Indiana American Water is joining forces with the U.S. Drug Enforcement Agency for National Prescription Drug Take Back Day to encourage Indiana
residents to clean out their medicine cabinets and turn in unused or expired medications safely and anonymously at local collection sites this Saturday, April 27 from 10 a.m. to 2 p.m. For those who can’t participate, the awareness campaign also includes information on how to properly
dispose of these items at home.

“Far too often, unused prescription drugs find their way into the wrong hands and into our precious water sources, potentially harming the environment or friends and family members,” said Indiana American Water President Matthew Prine. “According to the DEA, more than 6
million Americans misused controlled prescription drugs in 2017, with a majority of the drugs coming from family and friends, often from the home medicine cabinet.”

Indiana American Water advises that usual methods for disposing of unused medicines—flushing them down the toilet or throwing them in the trash as is—are ineffective and actually quite dangerous since doing so can pose potential safety and health hazards, such as diversion, misuse
and abuse.

If you are unable to make it to a collection site on April 27—which is the preferred disposal method—you can properly dispose of controlled substances at home by following these steps from the Food & Drug Administration:

• Take the medication out of its original container(s).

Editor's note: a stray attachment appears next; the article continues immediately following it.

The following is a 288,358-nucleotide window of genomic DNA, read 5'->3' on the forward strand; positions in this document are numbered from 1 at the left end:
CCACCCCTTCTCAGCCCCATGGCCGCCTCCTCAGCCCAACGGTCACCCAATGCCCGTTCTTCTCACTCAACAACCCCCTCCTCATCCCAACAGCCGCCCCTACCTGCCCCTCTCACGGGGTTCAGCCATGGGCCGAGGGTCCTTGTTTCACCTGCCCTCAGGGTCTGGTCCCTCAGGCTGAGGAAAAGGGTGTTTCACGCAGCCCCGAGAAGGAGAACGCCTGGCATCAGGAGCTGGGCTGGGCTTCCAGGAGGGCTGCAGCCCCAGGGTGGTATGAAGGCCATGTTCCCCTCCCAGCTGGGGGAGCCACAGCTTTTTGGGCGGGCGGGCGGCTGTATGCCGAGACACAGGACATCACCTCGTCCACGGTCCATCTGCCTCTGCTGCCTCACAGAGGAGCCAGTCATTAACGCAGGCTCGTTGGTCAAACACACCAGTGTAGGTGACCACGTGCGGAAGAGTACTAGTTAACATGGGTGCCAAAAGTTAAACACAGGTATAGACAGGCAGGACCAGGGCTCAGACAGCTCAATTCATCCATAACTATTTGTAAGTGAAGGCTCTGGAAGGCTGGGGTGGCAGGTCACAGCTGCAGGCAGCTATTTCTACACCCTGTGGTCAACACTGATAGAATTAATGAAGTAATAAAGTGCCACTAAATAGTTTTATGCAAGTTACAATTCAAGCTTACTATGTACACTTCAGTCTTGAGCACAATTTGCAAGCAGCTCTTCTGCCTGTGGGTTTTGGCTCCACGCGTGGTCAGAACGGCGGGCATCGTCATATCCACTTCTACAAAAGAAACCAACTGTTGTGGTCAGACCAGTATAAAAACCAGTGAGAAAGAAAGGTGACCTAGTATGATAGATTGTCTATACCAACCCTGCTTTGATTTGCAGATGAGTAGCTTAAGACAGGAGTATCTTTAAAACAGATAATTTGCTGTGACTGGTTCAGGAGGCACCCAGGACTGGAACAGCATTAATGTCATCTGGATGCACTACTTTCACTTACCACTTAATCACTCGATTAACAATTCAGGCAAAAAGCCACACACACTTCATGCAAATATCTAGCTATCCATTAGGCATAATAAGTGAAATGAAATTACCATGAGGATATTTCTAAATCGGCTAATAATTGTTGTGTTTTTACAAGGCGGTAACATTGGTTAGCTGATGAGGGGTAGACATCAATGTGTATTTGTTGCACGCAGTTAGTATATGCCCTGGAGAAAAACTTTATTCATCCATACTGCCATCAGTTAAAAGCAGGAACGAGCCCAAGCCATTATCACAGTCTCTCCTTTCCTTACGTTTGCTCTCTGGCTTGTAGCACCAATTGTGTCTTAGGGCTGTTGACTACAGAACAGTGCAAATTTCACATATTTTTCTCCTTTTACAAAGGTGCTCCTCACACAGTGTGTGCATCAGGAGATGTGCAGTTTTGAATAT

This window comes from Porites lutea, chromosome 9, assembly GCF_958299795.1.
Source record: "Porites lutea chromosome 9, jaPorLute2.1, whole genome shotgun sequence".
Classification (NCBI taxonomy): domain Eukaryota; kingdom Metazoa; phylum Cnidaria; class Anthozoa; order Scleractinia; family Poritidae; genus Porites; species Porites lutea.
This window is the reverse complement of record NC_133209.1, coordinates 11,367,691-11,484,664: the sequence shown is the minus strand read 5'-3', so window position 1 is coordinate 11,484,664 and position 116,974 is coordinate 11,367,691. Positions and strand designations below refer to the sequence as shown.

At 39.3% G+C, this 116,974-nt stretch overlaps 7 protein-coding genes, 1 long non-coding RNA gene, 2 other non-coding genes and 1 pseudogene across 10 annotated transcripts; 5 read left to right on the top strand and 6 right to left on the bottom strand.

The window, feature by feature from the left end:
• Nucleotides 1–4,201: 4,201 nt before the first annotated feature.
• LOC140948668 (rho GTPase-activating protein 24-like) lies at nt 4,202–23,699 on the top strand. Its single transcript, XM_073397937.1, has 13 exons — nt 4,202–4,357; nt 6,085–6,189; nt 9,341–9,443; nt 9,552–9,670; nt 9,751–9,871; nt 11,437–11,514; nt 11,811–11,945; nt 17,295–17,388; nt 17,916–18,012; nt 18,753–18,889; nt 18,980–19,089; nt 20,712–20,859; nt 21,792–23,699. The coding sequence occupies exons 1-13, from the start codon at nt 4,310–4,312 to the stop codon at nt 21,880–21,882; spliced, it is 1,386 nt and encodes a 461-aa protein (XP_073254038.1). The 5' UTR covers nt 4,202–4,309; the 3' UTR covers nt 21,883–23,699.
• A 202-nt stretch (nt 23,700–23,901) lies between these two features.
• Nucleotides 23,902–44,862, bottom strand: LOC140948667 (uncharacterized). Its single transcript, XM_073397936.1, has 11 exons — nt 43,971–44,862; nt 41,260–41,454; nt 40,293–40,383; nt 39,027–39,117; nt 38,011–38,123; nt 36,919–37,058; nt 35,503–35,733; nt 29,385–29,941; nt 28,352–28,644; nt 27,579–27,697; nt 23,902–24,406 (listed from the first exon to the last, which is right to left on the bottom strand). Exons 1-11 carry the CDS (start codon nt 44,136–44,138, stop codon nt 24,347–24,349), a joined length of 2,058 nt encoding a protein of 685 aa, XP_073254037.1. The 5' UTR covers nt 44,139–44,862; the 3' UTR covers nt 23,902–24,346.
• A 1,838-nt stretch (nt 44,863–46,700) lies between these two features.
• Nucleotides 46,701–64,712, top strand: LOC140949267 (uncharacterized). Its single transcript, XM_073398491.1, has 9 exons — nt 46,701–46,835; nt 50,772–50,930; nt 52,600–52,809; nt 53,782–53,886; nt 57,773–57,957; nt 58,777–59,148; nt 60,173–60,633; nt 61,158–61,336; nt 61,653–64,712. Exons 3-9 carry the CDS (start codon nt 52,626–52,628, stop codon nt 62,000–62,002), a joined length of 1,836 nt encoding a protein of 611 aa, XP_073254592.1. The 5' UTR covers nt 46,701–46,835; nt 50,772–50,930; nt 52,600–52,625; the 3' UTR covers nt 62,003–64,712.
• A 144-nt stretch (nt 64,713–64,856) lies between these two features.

• Mix the medication with an undesirable substance, such as used coffee grounds, cat litter
or vegetable oil.
• Put the mixture in a disposable container with a lid, such as a milk carton, margarine tub
or sealable bag.
• Conceal personal information on the drug container, including Rx number, by using a
permanent marker or duct tape, or by scratching it off.
• Place the sealed container with the mixture and the empty drug containers in the trash.

“At Indiana American Water, safety and water quality are our top priorities,” added Prine. “While the Environmental Protection Agency (EPA) sets water quality standards intended to protect public health, it currently does not require water utilities to monitor for pharmaceuticals in water, nor have they set treatment standards for these substances in water.

“Not only do we treat and deliver water that consistently meets or exceeds all drinking water standards, but research studies have shown that the treatment processes used by Indiana American Water can be effective for the removal of many pharmaceutical compounds.”

Indiana American Water also maintains a comprehensive environmental policy that includes responsible business practices, compliance with environmental laws and regulations, effective use of natural resources and stewardship of biodiversity.

“Though we at Indiana American Water will continue to voluntarily participate in consumer programs such as this, surface water and groundwater protection programs to source water quality and support legislation for proper drug disposal, we can’t solve this problem alone, so the public’s participation is ever so important,” said Prine.

For more information on Indiana American Water, visit www.indianaamwater.com. . For more information on National Prescription Drug Take Back Day and to locate local drop-off sites, visit https://takebackday.dea.gov. Year-round collection sites are also available. To search for the
location nearest you, visit: https://apps.deadiversion.usdoj.gov/pubdispsearch/spring/main?execution=e1s1.